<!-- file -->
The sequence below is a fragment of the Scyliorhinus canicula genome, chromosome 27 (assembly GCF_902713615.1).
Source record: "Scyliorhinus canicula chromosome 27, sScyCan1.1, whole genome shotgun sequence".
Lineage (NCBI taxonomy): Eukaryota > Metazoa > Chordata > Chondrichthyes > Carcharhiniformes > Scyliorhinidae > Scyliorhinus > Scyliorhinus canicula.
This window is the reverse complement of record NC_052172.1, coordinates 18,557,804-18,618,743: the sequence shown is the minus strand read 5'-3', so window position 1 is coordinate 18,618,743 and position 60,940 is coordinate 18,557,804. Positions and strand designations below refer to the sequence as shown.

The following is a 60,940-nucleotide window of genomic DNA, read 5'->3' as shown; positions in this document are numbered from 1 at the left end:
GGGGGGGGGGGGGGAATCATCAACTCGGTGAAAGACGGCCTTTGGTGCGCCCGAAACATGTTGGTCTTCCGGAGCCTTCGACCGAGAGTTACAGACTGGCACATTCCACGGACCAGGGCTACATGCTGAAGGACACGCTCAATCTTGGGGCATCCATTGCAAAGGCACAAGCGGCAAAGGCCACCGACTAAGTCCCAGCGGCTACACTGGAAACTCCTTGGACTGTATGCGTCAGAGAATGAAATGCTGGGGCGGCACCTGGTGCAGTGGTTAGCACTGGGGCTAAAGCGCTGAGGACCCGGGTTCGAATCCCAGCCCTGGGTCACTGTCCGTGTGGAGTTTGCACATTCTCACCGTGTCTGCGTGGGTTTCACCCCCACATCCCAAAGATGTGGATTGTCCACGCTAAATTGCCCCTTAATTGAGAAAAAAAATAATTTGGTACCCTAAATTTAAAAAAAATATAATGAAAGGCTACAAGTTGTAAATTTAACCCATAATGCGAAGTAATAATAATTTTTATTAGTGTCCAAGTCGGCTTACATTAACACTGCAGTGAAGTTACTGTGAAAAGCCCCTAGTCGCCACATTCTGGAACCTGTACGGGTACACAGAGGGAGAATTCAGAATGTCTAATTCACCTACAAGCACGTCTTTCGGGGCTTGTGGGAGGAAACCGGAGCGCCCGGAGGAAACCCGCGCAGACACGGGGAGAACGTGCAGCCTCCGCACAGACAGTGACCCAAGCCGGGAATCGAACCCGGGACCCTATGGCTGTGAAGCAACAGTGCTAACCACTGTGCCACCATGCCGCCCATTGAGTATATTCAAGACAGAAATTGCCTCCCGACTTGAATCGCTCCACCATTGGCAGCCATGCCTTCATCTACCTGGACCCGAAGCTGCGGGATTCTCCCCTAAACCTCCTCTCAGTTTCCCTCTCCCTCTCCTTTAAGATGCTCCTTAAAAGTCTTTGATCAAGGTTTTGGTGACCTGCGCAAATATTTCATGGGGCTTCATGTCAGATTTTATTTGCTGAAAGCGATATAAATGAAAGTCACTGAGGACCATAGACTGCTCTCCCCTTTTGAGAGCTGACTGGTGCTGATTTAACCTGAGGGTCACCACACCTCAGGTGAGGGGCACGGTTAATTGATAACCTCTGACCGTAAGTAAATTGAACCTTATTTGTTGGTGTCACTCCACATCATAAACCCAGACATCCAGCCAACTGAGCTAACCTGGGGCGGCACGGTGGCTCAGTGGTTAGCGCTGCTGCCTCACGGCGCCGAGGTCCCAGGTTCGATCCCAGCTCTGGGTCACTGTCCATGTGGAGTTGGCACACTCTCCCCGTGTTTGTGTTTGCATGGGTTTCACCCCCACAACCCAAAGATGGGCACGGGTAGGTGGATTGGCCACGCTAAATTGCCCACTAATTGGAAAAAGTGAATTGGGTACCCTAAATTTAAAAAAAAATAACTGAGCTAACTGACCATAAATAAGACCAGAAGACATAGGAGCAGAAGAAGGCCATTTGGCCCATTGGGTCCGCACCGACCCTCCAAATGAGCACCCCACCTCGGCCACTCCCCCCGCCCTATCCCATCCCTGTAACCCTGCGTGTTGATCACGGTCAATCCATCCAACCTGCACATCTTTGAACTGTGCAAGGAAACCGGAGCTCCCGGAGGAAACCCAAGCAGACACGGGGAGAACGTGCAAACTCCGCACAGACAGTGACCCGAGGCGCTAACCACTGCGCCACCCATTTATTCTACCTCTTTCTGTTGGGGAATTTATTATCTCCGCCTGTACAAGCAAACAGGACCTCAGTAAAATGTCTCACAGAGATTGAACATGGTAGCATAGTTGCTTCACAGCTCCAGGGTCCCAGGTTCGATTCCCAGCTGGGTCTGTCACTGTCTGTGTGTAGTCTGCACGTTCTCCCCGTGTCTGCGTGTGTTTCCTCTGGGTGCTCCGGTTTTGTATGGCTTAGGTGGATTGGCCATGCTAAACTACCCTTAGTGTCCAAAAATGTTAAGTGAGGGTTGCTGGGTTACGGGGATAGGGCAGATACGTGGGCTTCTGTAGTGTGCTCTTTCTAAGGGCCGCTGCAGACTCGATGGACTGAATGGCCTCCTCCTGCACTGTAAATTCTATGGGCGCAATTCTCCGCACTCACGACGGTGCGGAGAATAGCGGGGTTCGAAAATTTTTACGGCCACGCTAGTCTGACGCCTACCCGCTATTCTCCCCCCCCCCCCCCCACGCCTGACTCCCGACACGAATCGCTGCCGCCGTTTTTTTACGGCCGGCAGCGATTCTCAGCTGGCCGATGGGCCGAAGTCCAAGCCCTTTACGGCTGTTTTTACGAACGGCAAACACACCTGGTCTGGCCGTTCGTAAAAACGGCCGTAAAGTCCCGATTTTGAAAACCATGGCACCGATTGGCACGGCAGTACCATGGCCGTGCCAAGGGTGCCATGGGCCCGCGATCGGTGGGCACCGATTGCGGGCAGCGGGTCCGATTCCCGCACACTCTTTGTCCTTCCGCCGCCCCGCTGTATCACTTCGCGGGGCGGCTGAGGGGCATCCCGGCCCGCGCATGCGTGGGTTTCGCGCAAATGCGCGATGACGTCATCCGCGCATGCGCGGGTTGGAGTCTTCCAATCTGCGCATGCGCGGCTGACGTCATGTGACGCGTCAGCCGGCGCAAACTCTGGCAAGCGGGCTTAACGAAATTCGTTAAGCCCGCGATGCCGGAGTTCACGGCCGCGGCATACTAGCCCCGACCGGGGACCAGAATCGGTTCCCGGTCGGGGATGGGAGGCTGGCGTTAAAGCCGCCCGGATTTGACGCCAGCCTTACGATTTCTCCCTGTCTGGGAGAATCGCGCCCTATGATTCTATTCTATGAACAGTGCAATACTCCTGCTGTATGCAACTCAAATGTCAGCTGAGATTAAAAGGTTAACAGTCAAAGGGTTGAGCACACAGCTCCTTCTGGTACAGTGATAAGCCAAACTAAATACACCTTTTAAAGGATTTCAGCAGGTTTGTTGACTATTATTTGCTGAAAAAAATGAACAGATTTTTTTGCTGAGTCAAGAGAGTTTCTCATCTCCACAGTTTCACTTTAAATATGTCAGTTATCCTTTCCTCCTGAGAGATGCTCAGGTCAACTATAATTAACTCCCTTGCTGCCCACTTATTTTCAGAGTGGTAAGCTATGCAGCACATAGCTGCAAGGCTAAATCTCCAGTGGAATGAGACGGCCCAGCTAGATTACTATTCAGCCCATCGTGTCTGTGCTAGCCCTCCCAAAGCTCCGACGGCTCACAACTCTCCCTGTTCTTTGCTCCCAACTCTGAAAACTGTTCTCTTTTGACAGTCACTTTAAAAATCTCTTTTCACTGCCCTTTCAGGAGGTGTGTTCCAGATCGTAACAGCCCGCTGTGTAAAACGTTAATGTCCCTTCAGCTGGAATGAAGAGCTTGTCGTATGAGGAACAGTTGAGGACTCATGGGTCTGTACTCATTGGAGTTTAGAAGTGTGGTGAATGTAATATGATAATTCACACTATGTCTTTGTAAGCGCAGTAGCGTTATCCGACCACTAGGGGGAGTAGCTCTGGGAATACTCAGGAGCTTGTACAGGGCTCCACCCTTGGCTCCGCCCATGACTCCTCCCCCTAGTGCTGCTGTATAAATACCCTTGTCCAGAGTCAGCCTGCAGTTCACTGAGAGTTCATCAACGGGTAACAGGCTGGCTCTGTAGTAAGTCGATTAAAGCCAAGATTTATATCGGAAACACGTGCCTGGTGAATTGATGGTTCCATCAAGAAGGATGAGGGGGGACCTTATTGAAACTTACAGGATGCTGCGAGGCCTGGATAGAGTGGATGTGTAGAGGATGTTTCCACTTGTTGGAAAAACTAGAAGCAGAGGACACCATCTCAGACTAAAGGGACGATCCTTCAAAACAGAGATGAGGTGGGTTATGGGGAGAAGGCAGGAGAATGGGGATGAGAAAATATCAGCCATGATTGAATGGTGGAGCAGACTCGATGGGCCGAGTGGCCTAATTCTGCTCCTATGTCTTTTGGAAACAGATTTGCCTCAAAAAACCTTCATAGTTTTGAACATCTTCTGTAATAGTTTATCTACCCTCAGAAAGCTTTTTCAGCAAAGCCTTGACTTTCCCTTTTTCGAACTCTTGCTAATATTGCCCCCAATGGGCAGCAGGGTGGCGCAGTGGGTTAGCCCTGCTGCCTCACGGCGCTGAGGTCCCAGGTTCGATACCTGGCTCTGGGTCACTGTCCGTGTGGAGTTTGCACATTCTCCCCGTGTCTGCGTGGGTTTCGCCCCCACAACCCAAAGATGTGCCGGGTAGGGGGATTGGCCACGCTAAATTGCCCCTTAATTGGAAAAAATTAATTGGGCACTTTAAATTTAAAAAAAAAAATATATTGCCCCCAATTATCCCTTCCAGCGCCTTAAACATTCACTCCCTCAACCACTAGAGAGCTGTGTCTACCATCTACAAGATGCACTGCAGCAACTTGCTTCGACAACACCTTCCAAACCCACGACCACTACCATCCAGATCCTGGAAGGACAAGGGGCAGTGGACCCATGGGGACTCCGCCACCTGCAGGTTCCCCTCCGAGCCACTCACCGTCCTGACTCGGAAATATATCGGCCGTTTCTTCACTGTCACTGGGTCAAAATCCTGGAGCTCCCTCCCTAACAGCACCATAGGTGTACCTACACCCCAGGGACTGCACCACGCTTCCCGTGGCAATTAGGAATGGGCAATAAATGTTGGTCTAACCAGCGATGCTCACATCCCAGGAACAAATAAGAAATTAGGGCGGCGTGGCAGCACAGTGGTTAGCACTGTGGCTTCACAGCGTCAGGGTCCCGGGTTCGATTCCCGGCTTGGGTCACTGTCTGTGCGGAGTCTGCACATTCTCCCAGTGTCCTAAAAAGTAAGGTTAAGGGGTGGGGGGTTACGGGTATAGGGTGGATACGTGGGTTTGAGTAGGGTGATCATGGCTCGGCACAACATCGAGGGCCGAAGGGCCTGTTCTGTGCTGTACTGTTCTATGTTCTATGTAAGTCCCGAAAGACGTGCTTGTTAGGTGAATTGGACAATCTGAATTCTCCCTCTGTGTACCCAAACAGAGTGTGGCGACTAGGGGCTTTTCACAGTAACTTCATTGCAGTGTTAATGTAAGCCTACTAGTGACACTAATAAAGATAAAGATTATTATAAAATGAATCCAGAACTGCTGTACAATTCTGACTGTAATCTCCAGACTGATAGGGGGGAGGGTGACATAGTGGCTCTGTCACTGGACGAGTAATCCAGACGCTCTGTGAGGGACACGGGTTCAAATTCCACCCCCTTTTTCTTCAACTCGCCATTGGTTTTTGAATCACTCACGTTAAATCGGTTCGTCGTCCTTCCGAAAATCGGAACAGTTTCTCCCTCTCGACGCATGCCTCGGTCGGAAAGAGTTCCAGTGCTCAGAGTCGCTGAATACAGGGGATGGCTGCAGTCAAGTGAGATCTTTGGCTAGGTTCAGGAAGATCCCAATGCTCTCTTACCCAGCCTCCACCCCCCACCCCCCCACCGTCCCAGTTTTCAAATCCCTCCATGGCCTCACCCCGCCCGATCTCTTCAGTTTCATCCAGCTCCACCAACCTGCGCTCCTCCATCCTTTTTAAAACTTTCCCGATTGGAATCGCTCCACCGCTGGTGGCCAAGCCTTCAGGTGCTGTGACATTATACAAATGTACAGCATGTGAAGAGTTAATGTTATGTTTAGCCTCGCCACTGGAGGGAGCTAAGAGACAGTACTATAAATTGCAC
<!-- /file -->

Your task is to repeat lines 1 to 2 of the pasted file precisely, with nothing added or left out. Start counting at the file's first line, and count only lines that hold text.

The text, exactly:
The sequence below is a fragment of the Scyliorhinus canicula genome, chromosome 27 (assembly GCF_902713615.1).
Source record: "Scyliorhinus canicula chromosome 27, sScyCan1.1, whole genome shotgun sequence".